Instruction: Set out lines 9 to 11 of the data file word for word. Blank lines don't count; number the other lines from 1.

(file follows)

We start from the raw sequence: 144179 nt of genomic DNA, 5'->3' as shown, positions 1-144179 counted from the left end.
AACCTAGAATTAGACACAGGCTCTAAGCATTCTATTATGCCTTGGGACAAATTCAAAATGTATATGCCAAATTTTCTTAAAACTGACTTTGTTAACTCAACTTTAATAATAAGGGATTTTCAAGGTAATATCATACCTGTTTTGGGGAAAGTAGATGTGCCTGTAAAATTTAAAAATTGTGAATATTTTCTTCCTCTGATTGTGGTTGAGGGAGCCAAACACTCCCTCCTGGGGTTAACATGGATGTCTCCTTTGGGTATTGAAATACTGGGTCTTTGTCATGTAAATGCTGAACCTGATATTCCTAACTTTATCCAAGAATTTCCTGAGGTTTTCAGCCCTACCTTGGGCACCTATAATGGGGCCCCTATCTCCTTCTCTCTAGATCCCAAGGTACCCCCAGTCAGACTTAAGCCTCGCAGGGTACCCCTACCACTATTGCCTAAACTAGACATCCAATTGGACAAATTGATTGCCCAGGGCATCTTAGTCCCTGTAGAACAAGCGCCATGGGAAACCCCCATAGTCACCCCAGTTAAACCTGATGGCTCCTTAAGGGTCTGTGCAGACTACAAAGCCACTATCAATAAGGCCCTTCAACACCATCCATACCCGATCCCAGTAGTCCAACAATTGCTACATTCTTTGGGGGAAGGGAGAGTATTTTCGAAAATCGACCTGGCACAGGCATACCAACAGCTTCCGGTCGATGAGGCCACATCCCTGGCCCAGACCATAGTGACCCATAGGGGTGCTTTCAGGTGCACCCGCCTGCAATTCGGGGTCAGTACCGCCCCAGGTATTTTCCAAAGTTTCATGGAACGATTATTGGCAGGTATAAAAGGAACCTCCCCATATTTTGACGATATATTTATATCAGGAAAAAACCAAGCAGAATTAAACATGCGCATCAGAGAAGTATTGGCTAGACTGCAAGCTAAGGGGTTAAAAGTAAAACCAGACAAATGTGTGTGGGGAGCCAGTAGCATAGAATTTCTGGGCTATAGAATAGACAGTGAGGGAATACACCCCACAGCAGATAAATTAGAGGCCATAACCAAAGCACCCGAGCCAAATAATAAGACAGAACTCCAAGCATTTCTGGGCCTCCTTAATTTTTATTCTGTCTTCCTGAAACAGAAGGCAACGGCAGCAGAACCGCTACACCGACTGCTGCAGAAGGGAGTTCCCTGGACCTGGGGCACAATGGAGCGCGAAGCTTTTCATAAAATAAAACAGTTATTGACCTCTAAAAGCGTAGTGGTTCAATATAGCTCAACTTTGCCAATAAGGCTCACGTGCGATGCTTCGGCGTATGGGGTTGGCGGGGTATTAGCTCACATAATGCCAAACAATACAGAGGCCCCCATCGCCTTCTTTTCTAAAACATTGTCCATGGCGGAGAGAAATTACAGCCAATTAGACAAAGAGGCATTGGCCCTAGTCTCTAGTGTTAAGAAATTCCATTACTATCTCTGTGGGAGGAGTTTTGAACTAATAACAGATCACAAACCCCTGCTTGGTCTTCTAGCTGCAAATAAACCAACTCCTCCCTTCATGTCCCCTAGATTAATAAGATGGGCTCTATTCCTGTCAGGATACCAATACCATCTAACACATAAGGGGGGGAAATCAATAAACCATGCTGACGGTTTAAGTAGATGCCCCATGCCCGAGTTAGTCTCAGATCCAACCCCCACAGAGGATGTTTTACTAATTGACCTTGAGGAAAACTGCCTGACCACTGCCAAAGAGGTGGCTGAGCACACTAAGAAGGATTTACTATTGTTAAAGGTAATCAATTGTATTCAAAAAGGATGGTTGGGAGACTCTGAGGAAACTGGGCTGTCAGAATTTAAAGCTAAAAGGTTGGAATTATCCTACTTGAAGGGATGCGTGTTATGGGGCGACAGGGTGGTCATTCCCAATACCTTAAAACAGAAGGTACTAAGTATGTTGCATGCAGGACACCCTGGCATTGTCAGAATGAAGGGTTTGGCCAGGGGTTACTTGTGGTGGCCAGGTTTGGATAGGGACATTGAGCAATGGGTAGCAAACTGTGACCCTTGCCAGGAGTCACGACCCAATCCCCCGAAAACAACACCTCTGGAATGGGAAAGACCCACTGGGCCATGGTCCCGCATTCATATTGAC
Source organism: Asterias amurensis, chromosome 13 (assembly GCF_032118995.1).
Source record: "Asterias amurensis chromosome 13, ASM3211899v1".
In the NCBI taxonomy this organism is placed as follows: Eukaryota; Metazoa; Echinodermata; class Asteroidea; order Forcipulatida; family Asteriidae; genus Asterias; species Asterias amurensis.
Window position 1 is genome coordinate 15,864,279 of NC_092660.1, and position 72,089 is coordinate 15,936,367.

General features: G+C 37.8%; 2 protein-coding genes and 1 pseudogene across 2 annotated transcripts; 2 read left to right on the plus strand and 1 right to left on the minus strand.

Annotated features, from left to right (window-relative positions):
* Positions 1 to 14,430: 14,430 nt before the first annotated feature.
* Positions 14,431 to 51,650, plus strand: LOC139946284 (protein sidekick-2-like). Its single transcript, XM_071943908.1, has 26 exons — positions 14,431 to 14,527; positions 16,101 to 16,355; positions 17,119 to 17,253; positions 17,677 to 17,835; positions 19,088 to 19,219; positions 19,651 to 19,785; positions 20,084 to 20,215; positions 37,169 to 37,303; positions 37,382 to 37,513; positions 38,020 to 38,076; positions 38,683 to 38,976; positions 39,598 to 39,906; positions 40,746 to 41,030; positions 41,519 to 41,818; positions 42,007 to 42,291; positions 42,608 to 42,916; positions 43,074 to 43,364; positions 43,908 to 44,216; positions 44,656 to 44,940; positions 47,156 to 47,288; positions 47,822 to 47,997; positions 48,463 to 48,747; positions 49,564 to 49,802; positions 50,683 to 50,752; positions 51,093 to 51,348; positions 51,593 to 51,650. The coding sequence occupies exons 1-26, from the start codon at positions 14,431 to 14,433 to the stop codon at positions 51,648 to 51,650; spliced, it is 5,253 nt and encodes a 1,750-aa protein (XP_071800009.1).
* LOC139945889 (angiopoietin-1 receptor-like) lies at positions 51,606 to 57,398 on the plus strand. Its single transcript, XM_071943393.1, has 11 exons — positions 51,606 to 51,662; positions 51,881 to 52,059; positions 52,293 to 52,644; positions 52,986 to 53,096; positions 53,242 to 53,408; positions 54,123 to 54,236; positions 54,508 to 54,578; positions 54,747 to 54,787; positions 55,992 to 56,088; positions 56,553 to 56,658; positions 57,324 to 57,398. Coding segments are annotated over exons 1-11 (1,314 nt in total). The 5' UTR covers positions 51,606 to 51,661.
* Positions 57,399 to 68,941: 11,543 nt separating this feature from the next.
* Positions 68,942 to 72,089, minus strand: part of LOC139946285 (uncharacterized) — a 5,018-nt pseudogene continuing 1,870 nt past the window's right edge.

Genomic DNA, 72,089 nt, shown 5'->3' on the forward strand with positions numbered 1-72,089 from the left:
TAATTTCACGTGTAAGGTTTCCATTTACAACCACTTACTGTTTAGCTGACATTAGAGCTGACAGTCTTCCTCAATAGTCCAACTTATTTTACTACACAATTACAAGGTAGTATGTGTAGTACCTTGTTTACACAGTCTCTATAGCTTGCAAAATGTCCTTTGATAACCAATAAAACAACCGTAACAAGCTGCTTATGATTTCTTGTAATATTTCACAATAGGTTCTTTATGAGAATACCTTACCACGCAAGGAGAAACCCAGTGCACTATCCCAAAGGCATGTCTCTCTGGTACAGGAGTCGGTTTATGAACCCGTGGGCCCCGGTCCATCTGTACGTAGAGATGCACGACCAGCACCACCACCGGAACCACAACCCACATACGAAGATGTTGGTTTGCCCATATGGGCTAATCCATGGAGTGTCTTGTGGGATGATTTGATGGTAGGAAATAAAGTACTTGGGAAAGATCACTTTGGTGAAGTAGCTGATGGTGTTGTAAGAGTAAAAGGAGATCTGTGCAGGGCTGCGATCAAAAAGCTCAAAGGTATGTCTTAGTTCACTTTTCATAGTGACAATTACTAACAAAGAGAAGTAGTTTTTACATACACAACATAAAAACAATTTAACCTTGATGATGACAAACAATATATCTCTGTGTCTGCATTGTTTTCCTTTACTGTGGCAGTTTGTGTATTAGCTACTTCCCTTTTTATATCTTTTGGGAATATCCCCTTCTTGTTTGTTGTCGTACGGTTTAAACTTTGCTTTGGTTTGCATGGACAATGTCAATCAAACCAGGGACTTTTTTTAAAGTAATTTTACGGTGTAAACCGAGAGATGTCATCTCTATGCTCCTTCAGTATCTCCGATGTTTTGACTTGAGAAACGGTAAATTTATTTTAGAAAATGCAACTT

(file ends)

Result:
* Positions 1 to 14,430: 14,430 nt before the first annotated feature.
* Positions 14,431 to 51,650, plus strand: LOC139946284 (protein sidekick-2-like). Its single transcript, XM_071943908.1, has 26 exons — positions 14,431 to 14,527; positions 16,101 to 16,355; positions 17,119 to 17,253; positions 17,677 to 17,835; positions 19,088 to 19,219; positions 19,651 to 19,785; positions 20,084 to 20,215; positions 37,169 to 37,303; positions 37,382 to 37,513; positions 38,020 to 38,076; positions 38,683 to 38,976; positions 39,598 to 39,906; positions 40,746 to 41,030; positions 41,519 to 41,818; positions 42,007 to 42,291; positions 42,608 to 42,916; positions 43,074 to 43,364; positions 43,908 to 44,216; positions 44,656 to 44,940; positions 47,156 to 47,288; positions 47,822 to 47,997; positions 48,463 to 48,747; positions 49,564 to 49,802; positions 50,683 to 50,752; positions 51,093 to 51,348; positions 51,593 to 51,650. The coding sequence occupies exons 1-26, from the start codon at positions 14,431 to 14,433 to the stop codon at positions 51,648 to 51,650; spliced, it is 5,253 nt and encodes a 1,750-aa protein (XP_071800009.1).
* LOC139945889 (angiopoietin-1 receptor-like) lies at positions 51,606 to 57,398 on the plus strand. Its single transcript, XM_071943393.1, has 11 exons — positions 51,606 to 51,662; positions 51,881 to 52,059; positions 52,293 to 52,644; positions 52,986 to 53,096; positions 53,242 to 53,408; positions 54,123 to 54,236; positions 54,508 to 54,578; positions 54,747 to 54,787; positions 55,992 to 56,088; positions 56,553 to 56,658; positions 57,324 to 57,398. Coding segments are annotated over exons 1-11 (1,314 nt in total). The 5' UTR covers positions 51,606 to 51,661.